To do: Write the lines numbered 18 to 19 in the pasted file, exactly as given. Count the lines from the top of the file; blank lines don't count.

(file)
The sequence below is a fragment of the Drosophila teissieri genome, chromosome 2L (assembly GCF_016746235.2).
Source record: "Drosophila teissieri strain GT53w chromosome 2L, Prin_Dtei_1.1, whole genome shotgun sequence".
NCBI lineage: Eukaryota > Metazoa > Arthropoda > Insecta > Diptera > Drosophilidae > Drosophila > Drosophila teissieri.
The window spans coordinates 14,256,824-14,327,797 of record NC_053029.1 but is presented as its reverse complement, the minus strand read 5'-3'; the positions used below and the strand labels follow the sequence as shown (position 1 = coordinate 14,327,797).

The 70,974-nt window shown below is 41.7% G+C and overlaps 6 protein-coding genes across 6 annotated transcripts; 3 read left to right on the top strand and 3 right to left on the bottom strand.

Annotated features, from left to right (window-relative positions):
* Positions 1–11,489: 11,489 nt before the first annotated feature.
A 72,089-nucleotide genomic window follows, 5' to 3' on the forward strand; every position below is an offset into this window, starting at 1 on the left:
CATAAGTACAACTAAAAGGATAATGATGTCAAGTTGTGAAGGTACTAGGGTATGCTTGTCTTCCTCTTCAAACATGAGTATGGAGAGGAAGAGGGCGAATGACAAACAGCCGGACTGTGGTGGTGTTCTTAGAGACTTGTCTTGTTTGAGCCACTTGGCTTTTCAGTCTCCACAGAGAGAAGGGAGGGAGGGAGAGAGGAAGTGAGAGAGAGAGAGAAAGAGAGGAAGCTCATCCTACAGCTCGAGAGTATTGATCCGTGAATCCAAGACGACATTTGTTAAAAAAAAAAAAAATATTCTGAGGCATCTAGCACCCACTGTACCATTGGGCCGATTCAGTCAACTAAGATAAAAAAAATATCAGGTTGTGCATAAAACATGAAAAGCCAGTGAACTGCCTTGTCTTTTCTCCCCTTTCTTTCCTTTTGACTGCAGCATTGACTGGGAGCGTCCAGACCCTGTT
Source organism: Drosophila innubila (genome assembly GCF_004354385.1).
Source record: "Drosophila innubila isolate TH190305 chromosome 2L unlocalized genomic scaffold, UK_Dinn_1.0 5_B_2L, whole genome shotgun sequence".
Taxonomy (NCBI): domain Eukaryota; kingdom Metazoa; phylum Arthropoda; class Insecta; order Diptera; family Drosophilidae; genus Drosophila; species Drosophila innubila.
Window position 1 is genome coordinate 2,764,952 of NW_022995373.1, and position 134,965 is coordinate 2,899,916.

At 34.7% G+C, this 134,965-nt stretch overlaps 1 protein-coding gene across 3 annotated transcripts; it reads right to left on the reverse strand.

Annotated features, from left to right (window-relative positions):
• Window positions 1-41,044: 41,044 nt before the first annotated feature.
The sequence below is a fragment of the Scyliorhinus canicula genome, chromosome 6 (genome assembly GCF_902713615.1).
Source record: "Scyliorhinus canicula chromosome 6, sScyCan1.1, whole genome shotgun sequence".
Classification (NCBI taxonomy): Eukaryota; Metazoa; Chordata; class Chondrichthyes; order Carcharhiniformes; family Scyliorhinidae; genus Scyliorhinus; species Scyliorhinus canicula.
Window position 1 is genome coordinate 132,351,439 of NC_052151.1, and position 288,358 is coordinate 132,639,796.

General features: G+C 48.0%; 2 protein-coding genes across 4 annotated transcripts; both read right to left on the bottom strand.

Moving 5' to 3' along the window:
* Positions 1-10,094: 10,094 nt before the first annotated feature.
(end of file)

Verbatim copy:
Source record: "Scyliorhinus canicula chromosome 6, sScyCan1.1, whole genome shotgun sequence".
Classification (NCBI taxonomy): Eukaryota; Metazoa; Chordata; class Chondrichthyes; order Carcharhiniformes; family Scyliorhinidae; genus Scyliorhinus; species Scyliorhinus canicula.